So now I have a $49 album for $12, and really good sound quality (note this article on the change in criteria for recorded music—thanks, Ray), and am as pleased as punch.
The lobbyists have a government. And why? Because they have more money to given to politicians than you do. Our current government is a puppet where the strings are money. What we desperately need, I think, is public financing of political campaigns, with no outside money allowed. That would break the lever that Big Business and lobbyists use to move legislation in the direction they want.
From the (must-read) article I mentioned earlier, “How America Lost the War on Drugs“:
It is only in retrospect that these moments – the barrels of ephedrine seized in Dallas, the quiet suggestion that meth had worked its way into the cocaine supply chain – take on a looming character, the historic weight of a change made manifest. Up until methamphetamine, the War on Drugs had targeted three enemies. First there were the hippie drugs – marijuana, LSD – that posed little threat to the general public. Then there was heroin, a horrible drug but one that was largely concentrated in New York City. And, finally, there was crack. What meth proved was that even if the DEA could wipe out every last millionaire cocaine goon in Colombia, burn every coca field in Bolivia and Peru, and build an impenetrable wall along the entire length of the Mexican border – even then, we wouldn’t have won the War on Drugs, because there would still be methamphetamine, and after that, something else.
Gene Haislip, who served for years as one of the DEA’s top-ranking administrators, believes there was a moment when meth could have been shut down, long before it spiraled into a nationwide epidemic. Haislip, who spent nearly two decades leading a small group at the agency dedicated to chemical control, is his own kind of legend; he is still known around the DEA as the man who beat quaaludes, perhaps the only drug that the U.S. has ever been able to declare total victory over. He did it with gumshoe methodicalness: by identifying every country in the world that produced the drug’s active ingredient, a prescription medication called methaqualone, and convincing them to tighten regulations. Haislip believes he was present the moment when the United States lost the war on methamphetamine, way back in 1986, when meth was still a crude biker drug confined to a few valleys in Northern California – a decade before the Mexican drug lords turned it into the most problematic drug in America. “The thing is, methamphetamine should never have gotten to that point,” Haislip says. And it never would have, he believes, if it hadn’t been for the lobbyists.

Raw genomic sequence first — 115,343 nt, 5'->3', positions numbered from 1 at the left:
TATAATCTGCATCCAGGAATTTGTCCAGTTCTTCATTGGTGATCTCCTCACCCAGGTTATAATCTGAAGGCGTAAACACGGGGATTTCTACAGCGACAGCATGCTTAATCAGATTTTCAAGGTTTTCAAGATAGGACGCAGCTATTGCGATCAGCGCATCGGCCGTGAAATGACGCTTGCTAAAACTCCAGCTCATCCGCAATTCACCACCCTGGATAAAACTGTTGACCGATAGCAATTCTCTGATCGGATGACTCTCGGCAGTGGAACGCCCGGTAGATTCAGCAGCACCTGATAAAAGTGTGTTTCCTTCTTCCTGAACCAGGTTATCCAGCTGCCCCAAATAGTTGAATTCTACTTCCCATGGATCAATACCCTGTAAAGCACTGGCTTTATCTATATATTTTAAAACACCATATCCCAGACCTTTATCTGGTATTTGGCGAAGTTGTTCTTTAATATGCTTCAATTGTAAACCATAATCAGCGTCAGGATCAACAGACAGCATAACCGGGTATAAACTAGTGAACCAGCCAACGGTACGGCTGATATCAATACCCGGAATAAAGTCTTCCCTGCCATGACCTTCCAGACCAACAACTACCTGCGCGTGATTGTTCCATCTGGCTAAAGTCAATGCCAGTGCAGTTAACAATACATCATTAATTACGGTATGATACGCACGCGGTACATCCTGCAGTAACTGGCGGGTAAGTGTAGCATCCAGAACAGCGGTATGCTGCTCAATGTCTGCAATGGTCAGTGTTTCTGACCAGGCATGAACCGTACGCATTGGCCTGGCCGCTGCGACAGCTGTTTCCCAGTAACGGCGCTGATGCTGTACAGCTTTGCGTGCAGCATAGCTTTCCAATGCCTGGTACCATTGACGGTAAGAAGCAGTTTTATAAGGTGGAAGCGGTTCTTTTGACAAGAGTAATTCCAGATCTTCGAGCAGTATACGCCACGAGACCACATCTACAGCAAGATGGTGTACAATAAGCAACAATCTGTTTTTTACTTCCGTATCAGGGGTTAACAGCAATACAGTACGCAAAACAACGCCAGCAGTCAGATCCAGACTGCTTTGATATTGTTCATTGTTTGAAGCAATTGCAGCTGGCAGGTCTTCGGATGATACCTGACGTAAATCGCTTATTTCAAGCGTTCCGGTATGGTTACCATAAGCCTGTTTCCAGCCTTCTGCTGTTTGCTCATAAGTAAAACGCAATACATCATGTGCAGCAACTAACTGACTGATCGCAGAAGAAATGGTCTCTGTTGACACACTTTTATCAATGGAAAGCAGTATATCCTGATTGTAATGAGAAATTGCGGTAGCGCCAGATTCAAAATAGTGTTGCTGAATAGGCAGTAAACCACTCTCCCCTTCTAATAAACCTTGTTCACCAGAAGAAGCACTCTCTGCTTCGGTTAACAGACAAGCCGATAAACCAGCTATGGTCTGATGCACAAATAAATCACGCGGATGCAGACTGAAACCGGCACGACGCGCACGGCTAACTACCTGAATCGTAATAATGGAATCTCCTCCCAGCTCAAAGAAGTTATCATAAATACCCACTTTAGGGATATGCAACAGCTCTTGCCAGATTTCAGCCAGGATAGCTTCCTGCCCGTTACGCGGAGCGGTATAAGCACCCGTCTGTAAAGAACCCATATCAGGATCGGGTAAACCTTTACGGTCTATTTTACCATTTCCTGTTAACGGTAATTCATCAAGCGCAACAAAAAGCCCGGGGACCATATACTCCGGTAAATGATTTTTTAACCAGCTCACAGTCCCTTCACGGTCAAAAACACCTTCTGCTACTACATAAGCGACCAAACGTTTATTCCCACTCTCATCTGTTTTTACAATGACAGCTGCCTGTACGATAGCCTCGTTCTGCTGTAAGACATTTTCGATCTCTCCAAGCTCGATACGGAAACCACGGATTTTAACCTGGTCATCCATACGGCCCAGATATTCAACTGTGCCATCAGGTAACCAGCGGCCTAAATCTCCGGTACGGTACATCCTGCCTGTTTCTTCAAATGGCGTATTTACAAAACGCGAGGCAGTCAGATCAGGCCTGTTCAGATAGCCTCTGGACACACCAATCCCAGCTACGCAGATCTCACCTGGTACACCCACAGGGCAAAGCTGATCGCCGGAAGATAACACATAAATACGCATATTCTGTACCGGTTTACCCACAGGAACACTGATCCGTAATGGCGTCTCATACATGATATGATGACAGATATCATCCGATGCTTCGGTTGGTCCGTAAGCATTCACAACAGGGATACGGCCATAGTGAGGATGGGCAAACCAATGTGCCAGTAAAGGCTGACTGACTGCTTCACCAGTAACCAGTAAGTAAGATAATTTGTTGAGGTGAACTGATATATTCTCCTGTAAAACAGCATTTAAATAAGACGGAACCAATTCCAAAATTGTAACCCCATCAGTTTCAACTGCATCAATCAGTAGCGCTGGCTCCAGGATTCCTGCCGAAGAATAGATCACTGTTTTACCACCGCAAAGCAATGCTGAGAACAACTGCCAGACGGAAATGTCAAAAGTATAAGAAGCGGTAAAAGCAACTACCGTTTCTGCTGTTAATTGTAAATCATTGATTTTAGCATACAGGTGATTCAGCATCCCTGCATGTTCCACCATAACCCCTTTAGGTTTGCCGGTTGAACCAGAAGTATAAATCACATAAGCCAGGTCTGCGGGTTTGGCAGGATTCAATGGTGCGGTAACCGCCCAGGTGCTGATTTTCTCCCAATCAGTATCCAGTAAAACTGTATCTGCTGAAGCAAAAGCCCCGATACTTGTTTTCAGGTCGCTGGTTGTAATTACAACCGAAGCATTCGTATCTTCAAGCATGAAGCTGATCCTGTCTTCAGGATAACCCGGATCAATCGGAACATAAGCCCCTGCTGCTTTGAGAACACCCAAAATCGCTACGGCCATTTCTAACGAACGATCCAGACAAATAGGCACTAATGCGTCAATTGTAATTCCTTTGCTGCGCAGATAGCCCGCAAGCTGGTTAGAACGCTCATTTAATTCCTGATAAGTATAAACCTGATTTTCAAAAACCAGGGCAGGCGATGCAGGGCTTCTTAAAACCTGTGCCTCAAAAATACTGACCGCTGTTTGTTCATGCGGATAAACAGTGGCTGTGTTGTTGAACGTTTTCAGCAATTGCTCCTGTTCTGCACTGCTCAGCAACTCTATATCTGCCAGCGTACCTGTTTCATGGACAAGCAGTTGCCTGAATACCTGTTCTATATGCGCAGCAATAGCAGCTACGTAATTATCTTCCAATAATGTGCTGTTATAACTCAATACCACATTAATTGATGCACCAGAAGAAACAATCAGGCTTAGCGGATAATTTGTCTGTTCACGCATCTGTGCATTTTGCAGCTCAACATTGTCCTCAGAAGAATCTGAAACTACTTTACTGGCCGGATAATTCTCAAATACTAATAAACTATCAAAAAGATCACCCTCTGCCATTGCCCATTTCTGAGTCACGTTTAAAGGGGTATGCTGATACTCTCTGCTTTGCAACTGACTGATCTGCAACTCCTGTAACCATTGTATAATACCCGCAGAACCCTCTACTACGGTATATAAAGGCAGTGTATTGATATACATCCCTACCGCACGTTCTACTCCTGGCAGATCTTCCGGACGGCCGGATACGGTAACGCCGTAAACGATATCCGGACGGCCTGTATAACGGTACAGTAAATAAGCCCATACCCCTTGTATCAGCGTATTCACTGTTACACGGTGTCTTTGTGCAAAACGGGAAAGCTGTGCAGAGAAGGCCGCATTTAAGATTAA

Interesting thought on why modern politicians seem to have no core and no ability to think unless directed by money. (I imagine the writer would say that the study is Latin is necessary but not sufficient for a political figure who has a core.)
At first glance, it doesn’t seem tragic that our leaders don’t study Latin anymore. But it is no coincidence that the professionalization of politics — which encourages budding politicians to think of education as mere career preparation — has occurred during an age of weak rhetoric, shifting moral values, clumsy grammar and a terror of historical references and eternal values that the Romans could teach us a thing or two about. As they themselves might have said, “Roma urbs aeterna; Latina lingua aeterna.”*
None of the leading presidential candidates majored in Latin. Hillary Clinton studied political science at Wellesley, as did Barack Obama at Columbia. Rudy Giuliani had a minor brush with the language during four years of theology at Bishop Loughlin Memorial High School in Brooklyn when he toyed with becoming a priest. But then he went on to major in guess what? Political science.